Remember the case of Benjamin Lim, the 14-year-old boy who committed suicide when he was interrogated by police officers over an alleged molestation case? What happened to the resolve of the police that they will treat young alleged offenders kindly and that their counsellors or teachers will be present during police interviews?

Unlike other ASEAN countries, Singapore does not have a Human Rights Commission to oversee any human rights abuses. Till today, the public has never been told how police officers treat young alleged “terrorist suspects” under the ISA.

Were they placed in police lockups or kept within the Changi Prison Complex? What were their cell conditions like? They have not been tried and convicted. They cannot be treated like ordinary prisoners.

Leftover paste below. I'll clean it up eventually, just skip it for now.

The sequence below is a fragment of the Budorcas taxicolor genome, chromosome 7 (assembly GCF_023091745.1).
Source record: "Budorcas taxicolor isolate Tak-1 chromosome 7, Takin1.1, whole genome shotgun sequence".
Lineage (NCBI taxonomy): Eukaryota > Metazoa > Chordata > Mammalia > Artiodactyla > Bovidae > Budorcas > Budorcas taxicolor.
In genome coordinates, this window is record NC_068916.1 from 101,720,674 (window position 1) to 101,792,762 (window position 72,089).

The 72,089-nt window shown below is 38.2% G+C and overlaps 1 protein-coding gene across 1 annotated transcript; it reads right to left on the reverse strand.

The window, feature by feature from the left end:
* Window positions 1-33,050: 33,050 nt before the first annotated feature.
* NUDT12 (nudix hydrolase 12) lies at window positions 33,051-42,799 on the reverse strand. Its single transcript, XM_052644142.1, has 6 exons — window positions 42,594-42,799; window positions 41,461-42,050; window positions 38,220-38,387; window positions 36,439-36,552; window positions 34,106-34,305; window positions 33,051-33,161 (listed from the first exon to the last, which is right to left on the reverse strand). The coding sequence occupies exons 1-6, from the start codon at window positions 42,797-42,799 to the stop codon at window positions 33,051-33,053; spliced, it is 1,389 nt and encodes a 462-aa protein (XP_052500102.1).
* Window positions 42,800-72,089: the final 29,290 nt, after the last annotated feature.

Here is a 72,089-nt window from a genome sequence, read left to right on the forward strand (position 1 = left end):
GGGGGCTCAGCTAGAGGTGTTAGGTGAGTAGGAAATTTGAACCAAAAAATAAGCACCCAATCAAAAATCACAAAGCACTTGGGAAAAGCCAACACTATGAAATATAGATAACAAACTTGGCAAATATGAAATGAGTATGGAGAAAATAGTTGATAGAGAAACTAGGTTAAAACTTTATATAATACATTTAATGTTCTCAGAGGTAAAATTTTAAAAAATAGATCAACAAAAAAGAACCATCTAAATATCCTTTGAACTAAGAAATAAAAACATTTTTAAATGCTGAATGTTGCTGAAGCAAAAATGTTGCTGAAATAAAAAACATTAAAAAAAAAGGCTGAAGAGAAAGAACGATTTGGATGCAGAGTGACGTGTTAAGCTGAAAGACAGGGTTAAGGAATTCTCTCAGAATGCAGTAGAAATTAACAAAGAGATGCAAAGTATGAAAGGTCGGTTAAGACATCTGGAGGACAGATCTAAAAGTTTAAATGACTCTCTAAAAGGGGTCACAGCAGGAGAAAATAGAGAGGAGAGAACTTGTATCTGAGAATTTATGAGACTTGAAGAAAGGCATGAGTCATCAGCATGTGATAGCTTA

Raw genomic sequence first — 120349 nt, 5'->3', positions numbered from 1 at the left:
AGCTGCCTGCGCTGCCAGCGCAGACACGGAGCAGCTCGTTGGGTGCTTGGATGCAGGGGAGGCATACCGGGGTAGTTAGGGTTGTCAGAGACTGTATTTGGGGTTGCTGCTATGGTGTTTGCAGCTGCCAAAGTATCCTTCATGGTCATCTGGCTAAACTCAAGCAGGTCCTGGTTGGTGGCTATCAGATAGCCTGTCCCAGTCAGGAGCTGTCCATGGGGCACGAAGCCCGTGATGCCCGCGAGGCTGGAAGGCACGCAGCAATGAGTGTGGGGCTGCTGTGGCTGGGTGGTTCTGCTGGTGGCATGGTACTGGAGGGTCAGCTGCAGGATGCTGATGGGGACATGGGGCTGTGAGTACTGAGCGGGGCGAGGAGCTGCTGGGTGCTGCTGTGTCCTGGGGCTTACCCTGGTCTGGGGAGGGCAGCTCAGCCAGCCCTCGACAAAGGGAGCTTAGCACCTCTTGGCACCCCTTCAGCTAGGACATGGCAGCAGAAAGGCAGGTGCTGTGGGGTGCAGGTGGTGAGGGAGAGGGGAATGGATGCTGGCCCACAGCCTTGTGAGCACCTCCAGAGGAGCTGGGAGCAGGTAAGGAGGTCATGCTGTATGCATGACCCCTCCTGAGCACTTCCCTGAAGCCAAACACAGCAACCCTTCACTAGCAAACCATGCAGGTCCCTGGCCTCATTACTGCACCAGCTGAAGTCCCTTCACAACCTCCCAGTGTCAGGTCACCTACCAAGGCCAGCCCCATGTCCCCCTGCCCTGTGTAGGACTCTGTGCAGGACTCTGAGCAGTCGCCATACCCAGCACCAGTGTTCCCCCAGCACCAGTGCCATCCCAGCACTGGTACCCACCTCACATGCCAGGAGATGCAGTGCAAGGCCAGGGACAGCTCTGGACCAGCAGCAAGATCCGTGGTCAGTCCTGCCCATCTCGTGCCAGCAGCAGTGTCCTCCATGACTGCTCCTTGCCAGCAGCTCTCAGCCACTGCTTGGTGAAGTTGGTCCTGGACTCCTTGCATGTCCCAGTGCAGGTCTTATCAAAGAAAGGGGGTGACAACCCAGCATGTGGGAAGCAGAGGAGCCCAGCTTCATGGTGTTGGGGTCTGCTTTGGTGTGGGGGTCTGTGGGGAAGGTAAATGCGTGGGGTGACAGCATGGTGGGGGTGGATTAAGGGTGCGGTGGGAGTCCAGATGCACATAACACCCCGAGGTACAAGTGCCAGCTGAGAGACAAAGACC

The ISD can assure us that they have effective rehabilitation programmes which are assisted by religious, psychological and social personnel. They can assure us that the Religious Rehabilitation Group and Inter-Agency Aftercare Group can rehabilitate the boys.

But they never tell us what kind of interrogation techniques are applied on these alleged young offenders.

The Ministry of Home Affairs tells us that since 2015, the ISD has dealt with 11 self-radicalised Singaporean youths aged 20 or below under the ISA. We do not know how many of these young people are below the ages of 18 and 16 years.

Couldn’t these young people be dealt with under the Children and Young Persons Act which prohibits young offenders from being sent to prison and hearings are closed to the public? Is our Youth Court not capable of handling the 15-year-old alleged offender?